Stella M. Holocaust testimony (HVT-3182) interviewed by Michel Sobelman
- Kraków, Poland: Fortunoff Video Archive for Holocaust Testimonies, 1995
- Interview Date
- May 14, 1995.
- 2 copies: Betacam SP master; and 1/2 in. VHS with time coding.
- Cite As
- Stella M. Holocaust Testimony (HVT-3182). Fortunoff Video Archive for Holocaust Testimonies, Yale University Library.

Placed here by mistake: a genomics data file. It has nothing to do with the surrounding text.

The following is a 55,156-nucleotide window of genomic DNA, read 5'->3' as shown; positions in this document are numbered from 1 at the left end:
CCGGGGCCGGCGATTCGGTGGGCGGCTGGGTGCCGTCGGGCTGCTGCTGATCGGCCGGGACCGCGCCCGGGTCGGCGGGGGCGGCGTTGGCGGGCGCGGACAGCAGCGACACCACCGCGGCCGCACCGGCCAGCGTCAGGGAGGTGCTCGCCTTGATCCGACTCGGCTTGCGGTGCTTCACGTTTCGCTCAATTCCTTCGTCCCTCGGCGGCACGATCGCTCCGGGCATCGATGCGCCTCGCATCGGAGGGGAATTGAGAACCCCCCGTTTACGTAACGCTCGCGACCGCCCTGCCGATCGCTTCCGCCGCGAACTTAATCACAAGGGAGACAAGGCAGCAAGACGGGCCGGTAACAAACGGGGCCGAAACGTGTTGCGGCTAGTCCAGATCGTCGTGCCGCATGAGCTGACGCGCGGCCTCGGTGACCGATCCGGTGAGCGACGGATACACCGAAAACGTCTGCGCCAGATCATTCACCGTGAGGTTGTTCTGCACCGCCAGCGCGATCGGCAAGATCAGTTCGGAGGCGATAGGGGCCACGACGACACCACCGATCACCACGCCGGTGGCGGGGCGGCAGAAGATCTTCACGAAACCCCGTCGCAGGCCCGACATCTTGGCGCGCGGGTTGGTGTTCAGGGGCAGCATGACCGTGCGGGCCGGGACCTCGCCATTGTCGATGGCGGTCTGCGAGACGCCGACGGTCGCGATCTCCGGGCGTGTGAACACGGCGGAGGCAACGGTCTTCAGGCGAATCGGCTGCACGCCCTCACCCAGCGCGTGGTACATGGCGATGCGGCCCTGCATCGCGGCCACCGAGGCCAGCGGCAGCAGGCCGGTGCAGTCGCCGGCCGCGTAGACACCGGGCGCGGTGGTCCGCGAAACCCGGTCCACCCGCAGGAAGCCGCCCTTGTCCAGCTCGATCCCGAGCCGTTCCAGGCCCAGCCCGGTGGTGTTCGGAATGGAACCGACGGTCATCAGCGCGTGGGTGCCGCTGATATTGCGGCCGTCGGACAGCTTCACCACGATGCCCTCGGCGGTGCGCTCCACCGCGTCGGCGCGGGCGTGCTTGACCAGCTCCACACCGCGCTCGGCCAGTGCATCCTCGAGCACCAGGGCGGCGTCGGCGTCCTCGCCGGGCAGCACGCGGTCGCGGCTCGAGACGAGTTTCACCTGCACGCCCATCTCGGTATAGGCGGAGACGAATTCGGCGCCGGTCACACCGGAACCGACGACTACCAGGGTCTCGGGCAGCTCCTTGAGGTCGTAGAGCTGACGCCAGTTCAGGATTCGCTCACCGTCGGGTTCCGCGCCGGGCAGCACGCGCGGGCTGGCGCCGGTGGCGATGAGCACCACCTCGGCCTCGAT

Videotape testimony of Stella M., who was born in Kraków, Poland in 1930. She describes her wealthy and assimilated family; an antisemitic incident in school; cordial relations with non-Jews; vacationing in Rabka; German invasion; escaping east with her family for two months eluding the Germans; reaching Tarnów; deciding to return; obtaining a horse in Bochnia; expulsion, from their home; their maid hiding valuables for them; ghettoization in March 1941; non-Jewish friends sending them food; her father working as a ghetto policeman; his warning others of pending round-ups; liquidation of the children's home; transfer to Płaszów; her mother reporting her as two years older and always working next to her; Kommandant Amon Goeth abusing her uncle (he was the camp architect); the Rosner family playing music; random killings and public hangings; deportation of all children (she remained with her mother); her uncle arranging for her, her parents, and brother to be on “Schindler's list”; her father's and brother's transfer to Gross-Rosen (she never saw them again); transfer to Birkenau with her mother; hospitalization; a Jewish prisoner doctor caring for her; transfer to Brünnlitz with the other “Schindler women”; meeting Oskar Schindler; and liberation by Soviet troops. Ms. M. discusses prisoner relations in the camps; loss of her childhood; pervasive sadness for many years; and her atheism.